A block that originated in an older version of Bitcoin and has no known parent blocks would not be a part of the main blockchain. Such a block is known as an orphan block, or a stale or detached block.
Understanding the term
It is important to note that all orphan blocks are valid but not a part of the main blockchain because such blocks have the same timestamp, which points to the main blockchain. The blockchain assumes the longer chain as valid, then the block in the shorter chain becomes an orphan. Having the same timestamp, a blockchain rejects one block but adds the other one instead.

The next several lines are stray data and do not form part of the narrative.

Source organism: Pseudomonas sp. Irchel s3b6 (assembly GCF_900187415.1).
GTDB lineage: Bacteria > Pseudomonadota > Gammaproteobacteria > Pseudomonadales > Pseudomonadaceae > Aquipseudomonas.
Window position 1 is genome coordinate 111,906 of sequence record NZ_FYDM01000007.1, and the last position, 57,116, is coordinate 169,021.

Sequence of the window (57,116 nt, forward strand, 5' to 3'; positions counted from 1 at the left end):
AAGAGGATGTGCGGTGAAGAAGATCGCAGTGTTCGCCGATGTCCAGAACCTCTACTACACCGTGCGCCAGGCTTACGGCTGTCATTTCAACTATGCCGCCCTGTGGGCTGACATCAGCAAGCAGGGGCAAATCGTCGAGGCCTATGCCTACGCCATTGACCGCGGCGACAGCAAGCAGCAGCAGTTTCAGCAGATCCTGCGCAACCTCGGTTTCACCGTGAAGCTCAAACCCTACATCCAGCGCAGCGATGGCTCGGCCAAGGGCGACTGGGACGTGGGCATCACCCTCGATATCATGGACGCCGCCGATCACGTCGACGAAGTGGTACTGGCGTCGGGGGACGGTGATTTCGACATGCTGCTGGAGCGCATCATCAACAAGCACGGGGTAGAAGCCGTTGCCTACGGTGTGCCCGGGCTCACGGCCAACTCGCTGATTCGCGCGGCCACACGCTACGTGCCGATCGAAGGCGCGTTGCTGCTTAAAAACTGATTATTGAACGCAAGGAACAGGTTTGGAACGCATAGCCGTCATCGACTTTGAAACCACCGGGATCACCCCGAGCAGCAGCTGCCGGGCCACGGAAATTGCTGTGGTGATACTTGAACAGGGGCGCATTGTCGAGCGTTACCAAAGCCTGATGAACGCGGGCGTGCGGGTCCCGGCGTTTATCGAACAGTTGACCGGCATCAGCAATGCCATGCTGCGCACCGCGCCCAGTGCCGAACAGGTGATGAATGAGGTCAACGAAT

Avoiding propagation delays on a decentralized platform is the best way of avoiding orphan blocks.
Several factors could result in orphaned blocks. For example, when two miners find a block simultaneously and thus cause a certain time-lapse during its propagation. Blocks mined under such circumstances are observed by different nodes and at different times. As nodes are required to add only valid blocks to the chain, new blocks will soon follow suit.
Blockchain developers have found that short block times, internet lags, and the length of a blockchain have an important role to play in the occurrence of orphan blocks.